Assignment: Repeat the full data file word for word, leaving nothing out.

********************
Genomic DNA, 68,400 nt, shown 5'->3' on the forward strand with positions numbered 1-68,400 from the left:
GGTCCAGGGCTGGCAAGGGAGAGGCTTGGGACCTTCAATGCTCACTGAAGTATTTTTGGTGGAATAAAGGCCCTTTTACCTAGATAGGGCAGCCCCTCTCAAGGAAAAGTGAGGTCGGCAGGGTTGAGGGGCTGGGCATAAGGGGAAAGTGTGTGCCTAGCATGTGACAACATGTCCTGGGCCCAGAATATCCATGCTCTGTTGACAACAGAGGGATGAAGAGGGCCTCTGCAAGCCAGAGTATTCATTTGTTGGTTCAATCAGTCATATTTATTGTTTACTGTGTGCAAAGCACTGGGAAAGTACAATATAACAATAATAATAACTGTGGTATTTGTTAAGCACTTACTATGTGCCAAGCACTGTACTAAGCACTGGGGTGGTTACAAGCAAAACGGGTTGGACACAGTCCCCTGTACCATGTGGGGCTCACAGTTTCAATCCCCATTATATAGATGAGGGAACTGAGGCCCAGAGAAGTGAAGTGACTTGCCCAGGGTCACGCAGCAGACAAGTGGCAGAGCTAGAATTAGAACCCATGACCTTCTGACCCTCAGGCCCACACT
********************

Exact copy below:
Genomic DNA, 68,400 nt, shown 5'->3' on the forward strand with positions numbered 1-68,400 from the left:
GGTCCAGGGCTGGCAAGGGAGAGGCTTGGGACCTTCAATGCTCACTGAAGTATTTTTGGTGGAATAAAGGCCCTTTTACCTAGATAGGGCAGCCCCTCTCAAGGAAAAGTGAGGTCGGCAGGGTTGAGGGGCTGGGCATAAGGGGAAAGTGTGTGCCTAGCATGTGACAACATGTCCTGGGCCCAGAATATCCATGCTCTGTTGACAACAGAGGGATGAAGAGGGCCTCTGCAAGCCAGAGTATTCATTTGTTGGTTCAATCAGTCATATTTATTGTTTACTGTGTGCAAAGCACTGGGAAAGTACAATATAACAATAATAATAACTGTGGTATTTGTTAAGCACTTACTATGTGCCAAGCACTGTACTAAGCACTGGGGTGGTTACAAGCAAAACGGGTTGGACACAGTCCCCTGTACCATGTGGGGCTCACAGTTTCAATCCCCATTATATAGATGAGGGAACTGAGGCCCAGAGAAGTGAAGTGACTTGCCCAGGGTCACGCAGCAGACAAGTGGCAGAGCTAGAATTAGAACCCATGACCTTCTGACCCTCAGGCCCACACT